“The items in turn come in different forms such as clothing, foodstuffs, medications, and assets and services” he quipped
Also speaking at the event, the Minister of Transportation, Rotimi Amaechi said it was necessary to create awareness on the importance of Aid materials to the national economy and the need to improve on the processes and procedures for the shipping and clearance of such materials at the Nigerian ports.
Amaechi who was represented at the event by Director, Inland Container Services, Mr. Victor Ewaje, reiterated that one of the major mandates of the Nigeria Shippers Council was to protect cargo interest in all transportation chain pointing out that the council was to ensure the cost effective handling of cargo from origin to destination, adding that aid items fall within the cargoes that need protection.
He said, “We are equally aware that these Aid items enjoy waivers, however, experience has revealed that the process of obtaining duty waiver on these items takes time and such delay do translate to accumulated demurrage charges on these aid materials.
“This sensitization seminar will afford stakeholders the opportunity to brainstorm on how to improve the processes and procedures of shipping and clearing imported aid materials into Nigeria.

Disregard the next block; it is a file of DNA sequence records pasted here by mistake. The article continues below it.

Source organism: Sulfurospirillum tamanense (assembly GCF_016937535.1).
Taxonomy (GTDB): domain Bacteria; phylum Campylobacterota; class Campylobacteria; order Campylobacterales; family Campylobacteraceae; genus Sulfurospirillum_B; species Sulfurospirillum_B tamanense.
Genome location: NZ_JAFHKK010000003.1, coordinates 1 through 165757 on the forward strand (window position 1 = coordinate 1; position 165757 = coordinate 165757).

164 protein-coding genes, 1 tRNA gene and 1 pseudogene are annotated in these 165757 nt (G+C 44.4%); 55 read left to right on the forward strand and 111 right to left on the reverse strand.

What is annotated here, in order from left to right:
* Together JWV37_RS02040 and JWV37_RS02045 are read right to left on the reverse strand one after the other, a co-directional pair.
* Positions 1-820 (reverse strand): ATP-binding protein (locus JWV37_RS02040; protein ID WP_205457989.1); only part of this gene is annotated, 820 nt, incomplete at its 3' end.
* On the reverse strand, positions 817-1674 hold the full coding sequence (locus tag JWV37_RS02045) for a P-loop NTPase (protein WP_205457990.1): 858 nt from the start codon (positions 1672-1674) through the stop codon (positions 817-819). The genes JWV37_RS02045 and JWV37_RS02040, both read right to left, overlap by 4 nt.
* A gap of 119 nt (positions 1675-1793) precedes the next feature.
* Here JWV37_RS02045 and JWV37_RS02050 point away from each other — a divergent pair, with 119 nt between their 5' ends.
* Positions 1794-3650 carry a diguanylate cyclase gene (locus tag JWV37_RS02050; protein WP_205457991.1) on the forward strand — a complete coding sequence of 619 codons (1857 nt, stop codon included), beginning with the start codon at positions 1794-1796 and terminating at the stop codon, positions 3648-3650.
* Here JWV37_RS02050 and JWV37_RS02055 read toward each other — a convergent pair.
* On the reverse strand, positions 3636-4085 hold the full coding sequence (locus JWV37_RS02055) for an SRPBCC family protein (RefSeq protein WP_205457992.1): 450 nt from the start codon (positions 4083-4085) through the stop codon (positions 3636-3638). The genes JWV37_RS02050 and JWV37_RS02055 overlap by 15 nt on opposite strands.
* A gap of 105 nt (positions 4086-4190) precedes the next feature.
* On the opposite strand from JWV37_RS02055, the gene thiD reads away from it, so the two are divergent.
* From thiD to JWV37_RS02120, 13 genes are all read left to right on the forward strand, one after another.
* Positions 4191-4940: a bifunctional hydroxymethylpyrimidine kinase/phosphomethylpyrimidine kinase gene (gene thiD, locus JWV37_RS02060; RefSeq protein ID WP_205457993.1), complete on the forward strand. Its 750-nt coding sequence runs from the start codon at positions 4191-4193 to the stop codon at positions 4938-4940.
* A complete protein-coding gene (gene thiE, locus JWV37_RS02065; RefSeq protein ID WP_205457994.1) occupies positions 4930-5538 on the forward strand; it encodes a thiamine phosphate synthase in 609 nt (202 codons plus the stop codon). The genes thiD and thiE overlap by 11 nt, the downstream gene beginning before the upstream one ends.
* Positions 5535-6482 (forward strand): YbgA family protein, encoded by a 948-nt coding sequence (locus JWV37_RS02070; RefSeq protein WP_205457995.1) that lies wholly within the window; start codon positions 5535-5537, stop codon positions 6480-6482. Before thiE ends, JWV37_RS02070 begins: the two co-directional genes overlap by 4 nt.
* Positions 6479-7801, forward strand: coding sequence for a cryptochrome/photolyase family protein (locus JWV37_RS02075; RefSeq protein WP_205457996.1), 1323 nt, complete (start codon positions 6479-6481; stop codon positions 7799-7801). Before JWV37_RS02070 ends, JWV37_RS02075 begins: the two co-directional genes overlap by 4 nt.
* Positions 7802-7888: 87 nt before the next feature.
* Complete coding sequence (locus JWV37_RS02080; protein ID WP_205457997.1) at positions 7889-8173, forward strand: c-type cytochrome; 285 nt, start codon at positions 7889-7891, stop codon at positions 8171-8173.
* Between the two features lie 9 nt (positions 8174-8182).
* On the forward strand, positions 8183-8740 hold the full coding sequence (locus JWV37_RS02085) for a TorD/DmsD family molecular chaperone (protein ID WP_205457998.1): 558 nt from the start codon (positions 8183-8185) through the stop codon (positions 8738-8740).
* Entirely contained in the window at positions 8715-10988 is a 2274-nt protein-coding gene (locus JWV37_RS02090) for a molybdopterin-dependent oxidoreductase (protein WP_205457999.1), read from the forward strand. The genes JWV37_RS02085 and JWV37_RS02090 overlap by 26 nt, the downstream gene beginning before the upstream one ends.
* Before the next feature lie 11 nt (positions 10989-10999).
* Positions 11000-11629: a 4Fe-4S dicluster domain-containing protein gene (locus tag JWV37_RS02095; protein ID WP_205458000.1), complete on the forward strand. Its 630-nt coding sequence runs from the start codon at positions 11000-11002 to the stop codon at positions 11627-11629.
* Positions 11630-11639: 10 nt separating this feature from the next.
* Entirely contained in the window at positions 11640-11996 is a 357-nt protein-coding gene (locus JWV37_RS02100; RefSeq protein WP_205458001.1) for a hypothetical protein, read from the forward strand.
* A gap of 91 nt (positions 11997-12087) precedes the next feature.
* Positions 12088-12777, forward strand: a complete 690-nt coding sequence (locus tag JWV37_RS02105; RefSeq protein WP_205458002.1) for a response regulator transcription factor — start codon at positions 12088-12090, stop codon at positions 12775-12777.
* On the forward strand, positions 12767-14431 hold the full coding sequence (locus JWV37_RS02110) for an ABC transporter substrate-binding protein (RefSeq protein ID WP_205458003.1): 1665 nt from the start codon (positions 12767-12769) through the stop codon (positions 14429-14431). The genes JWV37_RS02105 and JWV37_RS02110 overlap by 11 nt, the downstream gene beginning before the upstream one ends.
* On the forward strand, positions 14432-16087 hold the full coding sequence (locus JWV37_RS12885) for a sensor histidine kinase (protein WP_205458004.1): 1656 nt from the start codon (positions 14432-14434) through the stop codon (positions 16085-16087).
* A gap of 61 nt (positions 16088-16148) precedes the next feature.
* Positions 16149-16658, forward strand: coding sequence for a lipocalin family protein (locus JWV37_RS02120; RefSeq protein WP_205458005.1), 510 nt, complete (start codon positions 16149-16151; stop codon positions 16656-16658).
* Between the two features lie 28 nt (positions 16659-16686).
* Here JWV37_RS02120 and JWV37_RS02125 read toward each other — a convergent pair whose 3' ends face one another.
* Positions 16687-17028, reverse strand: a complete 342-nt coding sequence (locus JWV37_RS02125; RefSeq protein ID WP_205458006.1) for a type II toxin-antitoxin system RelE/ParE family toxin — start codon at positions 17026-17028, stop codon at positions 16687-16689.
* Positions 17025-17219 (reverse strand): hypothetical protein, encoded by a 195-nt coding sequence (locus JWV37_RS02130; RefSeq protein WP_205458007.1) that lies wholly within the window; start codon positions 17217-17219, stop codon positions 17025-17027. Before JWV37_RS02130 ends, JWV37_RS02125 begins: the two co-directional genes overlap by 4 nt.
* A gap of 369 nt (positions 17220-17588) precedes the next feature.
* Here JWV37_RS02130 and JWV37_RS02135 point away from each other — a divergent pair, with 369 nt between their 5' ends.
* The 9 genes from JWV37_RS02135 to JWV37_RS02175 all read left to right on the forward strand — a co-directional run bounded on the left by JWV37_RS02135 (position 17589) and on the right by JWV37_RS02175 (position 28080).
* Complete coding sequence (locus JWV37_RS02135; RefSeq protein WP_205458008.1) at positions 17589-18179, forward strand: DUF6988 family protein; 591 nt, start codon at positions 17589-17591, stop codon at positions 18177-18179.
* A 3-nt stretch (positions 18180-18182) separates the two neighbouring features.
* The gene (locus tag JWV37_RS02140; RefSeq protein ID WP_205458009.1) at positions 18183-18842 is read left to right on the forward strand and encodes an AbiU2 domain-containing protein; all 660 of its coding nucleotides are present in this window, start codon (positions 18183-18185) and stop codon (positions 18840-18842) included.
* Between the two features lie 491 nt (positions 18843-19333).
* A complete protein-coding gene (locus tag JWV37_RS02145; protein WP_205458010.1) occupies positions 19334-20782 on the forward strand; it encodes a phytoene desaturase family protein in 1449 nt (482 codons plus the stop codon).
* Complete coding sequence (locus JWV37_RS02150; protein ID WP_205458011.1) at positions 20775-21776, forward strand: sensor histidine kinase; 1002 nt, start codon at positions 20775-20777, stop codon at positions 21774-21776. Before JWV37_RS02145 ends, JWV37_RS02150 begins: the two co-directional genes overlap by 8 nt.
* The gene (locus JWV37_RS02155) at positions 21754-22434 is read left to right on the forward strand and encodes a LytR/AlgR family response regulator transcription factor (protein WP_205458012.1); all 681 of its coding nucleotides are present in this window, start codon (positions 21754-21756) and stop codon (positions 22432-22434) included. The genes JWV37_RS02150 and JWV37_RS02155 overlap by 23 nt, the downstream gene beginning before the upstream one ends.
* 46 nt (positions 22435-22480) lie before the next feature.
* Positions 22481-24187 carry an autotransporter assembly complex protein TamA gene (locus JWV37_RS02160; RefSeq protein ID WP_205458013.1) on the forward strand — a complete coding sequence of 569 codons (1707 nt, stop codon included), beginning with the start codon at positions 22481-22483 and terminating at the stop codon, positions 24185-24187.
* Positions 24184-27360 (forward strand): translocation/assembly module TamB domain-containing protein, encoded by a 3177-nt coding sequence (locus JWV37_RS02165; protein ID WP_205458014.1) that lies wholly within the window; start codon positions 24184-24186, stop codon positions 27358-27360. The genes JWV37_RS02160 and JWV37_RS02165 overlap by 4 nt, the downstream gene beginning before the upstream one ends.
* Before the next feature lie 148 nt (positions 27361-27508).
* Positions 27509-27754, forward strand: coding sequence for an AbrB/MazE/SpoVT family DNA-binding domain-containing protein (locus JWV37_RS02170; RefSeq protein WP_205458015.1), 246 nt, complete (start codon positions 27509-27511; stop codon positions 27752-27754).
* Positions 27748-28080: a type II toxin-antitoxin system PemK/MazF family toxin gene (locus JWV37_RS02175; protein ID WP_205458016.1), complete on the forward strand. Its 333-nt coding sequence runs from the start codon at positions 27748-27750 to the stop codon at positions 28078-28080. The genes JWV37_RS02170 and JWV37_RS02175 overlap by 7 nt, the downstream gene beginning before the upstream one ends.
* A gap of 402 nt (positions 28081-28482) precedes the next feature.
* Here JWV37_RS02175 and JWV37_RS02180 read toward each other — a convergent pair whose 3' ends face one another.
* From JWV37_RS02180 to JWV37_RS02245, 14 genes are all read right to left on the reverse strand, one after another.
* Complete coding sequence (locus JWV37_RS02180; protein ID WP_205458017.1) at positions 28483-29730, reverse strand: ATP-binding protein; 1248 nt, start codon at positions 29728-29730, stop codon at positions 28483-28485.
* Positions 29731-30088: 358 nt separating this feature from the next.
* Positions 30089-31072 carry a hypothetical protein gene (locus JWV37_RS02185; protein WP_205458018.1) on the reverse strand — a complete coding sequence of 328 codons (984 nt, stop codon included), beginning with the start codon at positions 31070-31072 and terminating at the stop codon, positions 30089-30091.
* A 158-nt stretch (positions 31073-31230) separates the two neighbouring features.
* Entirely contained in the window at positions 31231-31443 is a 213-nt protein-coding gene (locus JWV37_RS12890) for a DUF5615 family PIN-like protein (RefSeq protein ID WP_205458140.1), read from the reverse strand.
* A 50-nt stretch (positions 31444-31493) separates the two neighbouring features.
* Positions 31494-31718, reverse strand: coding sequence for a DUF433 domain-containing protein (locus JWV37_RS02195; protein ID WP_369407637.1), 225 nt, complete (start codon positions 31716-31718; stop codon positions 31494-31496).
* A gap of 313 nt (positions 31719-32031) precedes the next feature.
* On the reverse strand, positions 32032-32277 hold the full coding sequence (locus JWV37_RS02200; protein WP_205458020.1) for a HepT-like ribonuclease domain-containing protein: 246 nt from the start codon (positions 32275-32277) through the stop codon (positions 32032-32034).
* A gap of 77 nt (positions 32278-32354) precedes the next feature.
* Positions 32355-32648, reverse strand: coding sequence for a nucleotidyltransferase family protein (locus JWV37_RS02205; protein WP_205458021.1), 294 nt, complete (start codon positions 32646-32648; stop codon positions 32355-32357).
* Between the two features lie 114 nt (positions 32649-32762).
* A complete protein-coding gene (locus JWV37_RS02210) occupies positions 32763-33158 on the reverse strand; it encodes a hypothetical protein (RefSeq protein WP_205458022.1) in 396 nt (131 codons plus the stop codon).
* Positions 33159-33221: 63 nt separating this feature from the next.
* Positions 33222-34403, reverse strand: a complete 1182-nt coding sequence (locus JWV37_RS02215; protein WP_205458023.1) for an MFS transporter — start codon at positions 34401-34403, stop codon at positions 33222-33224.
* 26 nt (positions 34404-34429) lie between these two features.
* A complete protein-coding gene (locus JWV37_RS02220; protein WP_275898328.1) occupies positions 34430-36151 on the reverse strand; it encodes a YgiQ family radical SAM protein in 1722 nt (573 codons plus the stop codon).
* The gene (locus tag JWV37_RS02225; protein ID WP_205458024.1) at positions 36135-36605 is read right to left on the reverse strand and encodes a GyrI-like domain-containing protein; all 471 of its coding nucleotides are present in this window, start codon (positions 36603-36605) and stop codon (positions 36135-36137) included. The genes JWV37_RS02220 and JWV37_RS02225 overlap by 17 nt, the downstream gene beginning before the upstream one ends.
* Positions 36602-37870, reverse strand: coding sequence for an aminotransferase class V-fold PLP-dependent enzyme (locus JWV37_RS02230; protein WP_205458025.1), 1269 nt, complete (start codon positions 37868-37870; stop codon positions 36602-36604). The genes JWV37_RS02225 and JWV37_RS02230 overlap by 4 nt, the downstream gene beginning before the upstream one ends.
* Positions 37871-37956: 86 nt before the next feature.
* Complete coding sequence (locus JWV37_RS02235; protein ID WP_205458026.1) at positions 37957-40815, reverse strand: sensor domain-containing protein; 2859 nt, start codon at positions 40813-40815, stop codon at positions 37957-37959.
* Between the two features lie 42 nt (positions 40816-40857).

“Major highlights of the discussion will centre on issues of timely approval for duty waivers, timely clearance inclusive of Customs formalities identification of accredited Non-Governmental Organisations (NGOs) as well as effective cost of Shipping and clearance.”
Meanwhile, the Executive Secretary ,Nigerian Shippers Council ,Barrister Hassan Bello described the view of national assembly to contribute to economic boost.
He said charitable goods must embrace high level of special protocol thus to facilitate speedy clearance for such cargoes from the seaports.
Bello noted that the technical session should be convey to the direct beneficiaries of discourse,adding that stakeholders consultation is important to the clearance of charitable cargoes.